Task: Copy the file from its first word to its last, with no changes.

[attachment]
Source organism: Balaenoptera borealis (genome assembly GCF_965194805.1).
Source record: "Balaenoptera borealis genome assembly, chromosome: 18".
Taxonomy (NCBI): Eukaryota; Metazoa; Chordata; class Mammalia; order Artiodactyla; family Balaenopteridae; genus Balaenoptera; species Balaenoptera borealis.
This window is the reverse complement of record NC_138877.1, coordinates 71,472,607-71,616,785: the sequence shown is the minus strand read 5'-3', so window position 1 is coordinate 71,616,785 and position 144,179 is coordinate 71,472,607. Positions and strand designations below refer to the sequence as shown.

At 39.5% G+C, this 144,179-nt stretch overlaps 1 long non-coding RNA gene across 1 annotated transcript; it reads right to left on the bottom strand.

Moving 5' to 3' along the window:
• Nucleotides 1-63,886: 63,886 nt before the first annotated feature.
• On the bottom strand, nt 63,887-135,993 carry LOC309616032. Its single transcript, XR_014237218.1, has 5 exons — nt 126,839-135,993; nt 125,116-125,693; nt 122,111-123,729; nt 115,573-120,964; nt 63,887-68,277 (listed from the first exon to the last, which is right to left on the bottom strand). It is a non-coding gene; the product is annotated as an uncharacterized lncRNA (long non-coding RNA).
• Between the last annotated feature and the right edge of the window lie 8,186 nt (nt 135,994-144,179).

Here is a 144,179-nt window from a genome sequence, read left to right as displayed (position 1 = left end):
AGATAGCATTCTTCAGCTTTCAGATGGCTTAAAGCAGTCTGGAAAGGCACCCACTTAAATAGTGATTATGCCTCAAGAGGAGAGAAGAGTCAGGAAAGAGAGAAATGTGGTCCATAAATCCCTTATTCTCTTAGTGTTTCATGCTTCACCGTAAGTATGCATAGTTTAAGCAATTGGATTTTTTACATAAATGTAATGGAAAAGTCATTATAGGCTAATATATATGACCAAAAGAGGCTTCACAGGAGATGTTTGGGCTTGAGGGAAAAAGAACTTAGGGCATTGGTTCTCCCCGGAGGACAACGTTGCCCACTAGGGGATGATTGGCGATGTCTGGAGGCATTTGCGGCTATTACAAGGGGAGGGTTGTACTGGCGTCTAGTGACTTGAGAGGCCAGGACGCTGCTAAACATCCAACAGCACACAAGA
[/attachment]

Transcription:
Source organism: Balaenoptera borealis (genome assembly GCF_965194805.1).
Source record: "Balaenoptera borealis genome assembly, chromosome: 18".
Taxonomy (NCBI): Eukaryota; Metazoa; Chordata; class Mammalia; order Artiodactyla; family Balaenopteridae; genus Balaenoptera; species Balaenoptera borealis.
This window is the reverse complement of record NC_138877.1, coordinates 71,472,607-71,616,785: the sequence shown is the minus strand read 5'-3', so window position 1 is coordinate 71,616,785 and position 144,179 is coordinate 71,472,607. Positions and strand designations below refer to the sequence as shown.

At 39.5% G+C, this 144,179-nt stretch overlaps 1 long non-coding RNA gene across 1 annotated transcript; it reads right to left on the bottom strand.

Moving 5' to 3' along the window:
• Nucleotides 1-63,886: 63,886 nt before the first annotated feature.
• On the bottom strand, nt 63,887-135,993 carry LOC309616032. Its single transcript, XR_014237218.1, has 5 exons — nt 126,839-135,993; nt 125,116-125,693; nt 122,111-123,729; nt 115,573-120,964; nt 63,887-68,277 (listed from the first exon to the last, which is right to left on the bottom strand). It is a non-coding gene; the product is annotated as an uncharacterized lncRNA (long non-coding RNA).
• Between the last annotated feature and the right edge of the window lie 8,186 nt (nt 135,994-144,179).

Here is a 144,179-nt window from a genome sequence, read left to right as displayed (position 1 = left end):
AGATAGCATTCTTCAGCTTTCAGATGGCTTAAAGCAGTCTGGAAAGGCACCCACTTAAATAGTGATTATGCCTCAAGAGGAGAGAAGAGTCAGGAAAGAGAGAAATGTGGTCCATAAATCCCTTATTCTCTTAGTGTTTCATGCTTCACCGTAAGTATGCATAGTTTAAGCAATTGGATTTTTTACATAAATGTAATGGAAAAGTCATTATAGGCTAATATATATGACCAAAAGAGGCTTCACAGGAGATGTTTGGGCTTGAGGGAAAAAGAACTTAGGGCATTGGTTCTCCCCGGAGGACAACGTTGCCCACTAGGGGATGATTGGCGATGTCTGGAGGCATTTGCGGCTATTACAAGGGGAGGGTTGTACTGGCGTCTAGTGACTTGAGAGGCCAGGACGCTGCTAAACATCCAACAGCACACAAGA